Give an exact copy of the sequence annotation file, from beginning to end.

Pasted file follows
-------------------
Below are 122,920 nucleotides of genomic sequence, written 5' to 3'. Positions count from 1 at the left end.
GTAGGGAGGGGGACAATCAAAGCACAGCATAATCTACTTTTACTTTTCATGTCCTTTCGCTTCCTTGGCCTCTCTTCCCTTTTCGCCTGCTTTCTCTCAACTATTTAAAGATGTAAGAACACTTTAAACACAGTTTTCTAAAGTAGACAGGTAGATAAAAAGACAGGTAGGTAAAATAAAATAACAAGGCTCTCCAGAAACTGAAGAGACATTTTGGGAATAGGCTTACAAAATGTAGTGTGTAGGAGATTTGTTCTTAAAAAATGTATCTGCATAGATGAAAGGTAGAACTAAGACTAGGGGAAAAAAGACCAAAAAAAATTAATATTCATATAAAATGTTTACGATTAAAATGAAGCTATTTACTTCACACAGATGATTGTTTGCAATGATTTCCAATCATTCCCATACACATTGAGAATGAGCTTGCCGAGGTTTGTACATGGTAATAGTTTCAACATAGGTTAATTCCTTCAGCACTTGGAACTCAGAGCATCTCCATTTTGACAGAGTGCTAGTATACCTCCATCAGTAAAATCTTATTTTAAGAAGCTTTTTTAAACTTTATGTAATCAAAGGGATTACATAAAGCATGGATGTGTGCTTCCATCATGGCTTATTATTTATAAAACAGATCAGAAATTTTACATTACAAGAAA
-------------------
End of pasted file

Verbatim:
Below are 122,920 nucleotides of genomic sequence, written 5' to 3'. Positions count from 1 at the left end.
GTAGGGAGGGGGACAATCAAAGCACAGCATAATCTACTTTTACTTTTCATGTCCTTTCGCTTCCTTGGCCTCTCTTCCCTTTTCGCCTGCTTTCTCTCAACTATTTAAAGATGTAAGAACACTTTAAACACAGTTTTCTAAAGTAGACAGGTAGATAAAAAGACAGGTAGGTAAAATAAAATAACAAGGCTCTCCAGAAACTGAAGAGACATTTTGGGAATAGGCTTACAAAATGTAGTGTGTAGGAGATTTGTTCTTAAAAAATGTATCTGCATAGATGAAAGGTAGAACTAAGACTAGGGGAAAAAAGACCAAAAAAAATTAATATTCATATAAAATGTTTACGATTAAAATGAAGCTATTTACTTCACACAGATGATTGTTTGCAATGATTTCCAATCATTCCCATACACATTGAGAATGAGCTTGCCGAGGTTTGTACATGGTAATAGTTTCAACATAGGTTAATTCCTTCAGCACTTGGAACTCAGAGCATCTCCATTTTGACAGAGTGCTAGTATACCTCCATCAGTAAAATCTTATTTTAAGAAGCTTTTTTAAACTTTATGTAATCAAAGGGATTACATAAAGCATGGATGTGTGCTTCCATCATGGCTTATTATTTATAAAACAGATCAGAAATTTTACATTACAAGAAA